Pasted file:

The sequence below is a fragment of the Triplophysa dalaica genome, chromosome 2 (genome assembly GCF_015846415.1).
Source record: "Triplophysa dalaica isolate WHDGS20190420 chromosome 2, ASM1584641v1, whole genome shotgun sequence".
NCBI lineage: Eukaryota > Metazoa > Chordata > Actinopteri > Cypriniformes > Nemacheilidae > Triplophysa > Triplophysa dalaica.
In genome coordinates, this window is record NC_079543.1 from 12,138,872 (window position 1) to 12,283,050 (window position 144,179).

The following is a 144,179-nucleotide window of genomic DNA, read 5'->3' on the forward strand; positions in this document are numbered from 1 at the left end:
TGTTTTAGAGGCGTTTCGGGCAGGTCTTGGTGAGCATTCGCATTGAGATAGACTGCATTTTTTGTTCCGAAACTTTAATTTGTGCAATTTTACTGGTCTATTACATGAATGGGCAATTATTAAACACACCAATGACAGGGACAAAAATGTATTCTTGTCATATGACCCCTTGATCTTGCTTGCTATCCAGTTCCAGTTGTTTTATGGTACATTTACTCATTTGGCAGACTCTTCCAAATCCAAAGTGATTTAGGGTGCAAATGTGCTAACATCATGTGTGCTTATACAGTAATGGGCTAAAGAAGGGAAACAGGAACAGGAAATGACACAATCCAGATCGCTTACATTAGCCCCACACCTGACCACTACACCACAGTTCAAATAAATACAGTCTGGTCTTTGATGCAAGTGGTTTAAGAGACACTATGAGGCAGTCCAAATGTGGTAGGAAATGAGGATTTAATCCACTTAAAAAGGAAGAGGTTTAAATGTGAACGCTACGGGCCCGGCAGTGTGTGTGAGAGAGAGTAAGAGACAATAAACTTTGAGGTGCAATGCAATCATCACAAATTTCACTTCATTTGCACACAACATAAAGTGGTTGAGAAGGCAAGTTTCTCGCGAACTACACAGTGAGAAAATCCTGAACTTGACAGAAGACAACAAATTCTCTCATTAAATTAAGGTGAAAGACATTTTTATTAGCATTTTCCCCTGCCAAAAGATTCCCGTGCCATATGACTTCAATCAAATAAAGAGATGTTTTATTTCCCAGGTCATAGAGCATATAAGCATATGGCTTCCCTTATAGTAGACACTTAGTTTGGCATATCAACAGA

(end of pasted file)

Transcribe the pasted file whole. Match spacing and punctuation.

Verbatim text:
The sequence below is a fragment of the Triplophysa dalaica genome, chromosome 2 (genome assembly GCF_015846415.1).
Source record: "Triplophysa dalaica isolate WHDGS20190420 chromosome 2, ASM1584641v1, whole genome shotgun sequence".
NCBI lineage: Eukaryota > Metazoa > Chordata > Actinopteri > Cypriniformes > Nemacheilidae > Triplophysa > Triplophysa dalaica.
In genome coordinates, this window is record NC_079543.1 from 12,138,872 (window position 1) to 12,283,050 (window position 144,179).

The following is a 144,179-nucleotide window of genomic DNA, read 5'->3' on the forward strand; positions in this document are numbered from 1 at the left end:
TGTTTTAGAGGCGTTTCGGGCAGGTCTTGGTGAGCATTCGCATTGAGATAGACTGCATTTTTTGTTCCGAAACTTTAATTTGTGCAATTTTACTGGTCTATTACATGAATGGGCAATTATTAAACACACCAATGACAGGGACAAAAATGTATTCTTGTCATATGACCCCTTGATCTTGCTTGCTATCCAGTTCCAGTTGTTTTATGGTACATTTACTCATTTGGCAGACTCTTCCAAATCCAAAGTGATTTAGGGTGCAAATGTGCTAACATCATGTGTGCTTATACAGTAATGGGCTAAAGAAGGGAAACAGGAACAGGAAATGACACAATCCAGATCGCTTACATTAGCCCCACACCTGACCACTACACCACAGTTCAAATAAATACAGTCTGGTCTTTGATGCAAGTGGTTTAAGAGACACTATGAGGCAGTCCAAATGTGGTAGGAAATGAGGATTTAATCCACTTAAAAAGGAAGAGGTTTAAATGTGAACGCTACGGGCCCGGCAGTGTGTGTGAGAGAGAGTAAGAGACAATAAACTTTGAGGTGCAATGCAATCATCACAAATTTCACTTCATTTGCACACAACATAAAGTGGTTGAGAAGGCAAGTTTCTCGCGAACTACACAGTGAGAAAATCCTGAACTTGACAGAAGACAACAAATTCTCTCATTAAATTAAGGTGAAAGACATTTTTATTAGCATTTTCCCCTGCCAAAAGATTCCCGTGCCATATGACTTCAATCAAATAAAGAGATGTTTTATTTCCCAGGTCATAGAGCATATAAGCATATGGCTTCCCTTATAGTAGACACTTAGTTTGGCATATCAACAGA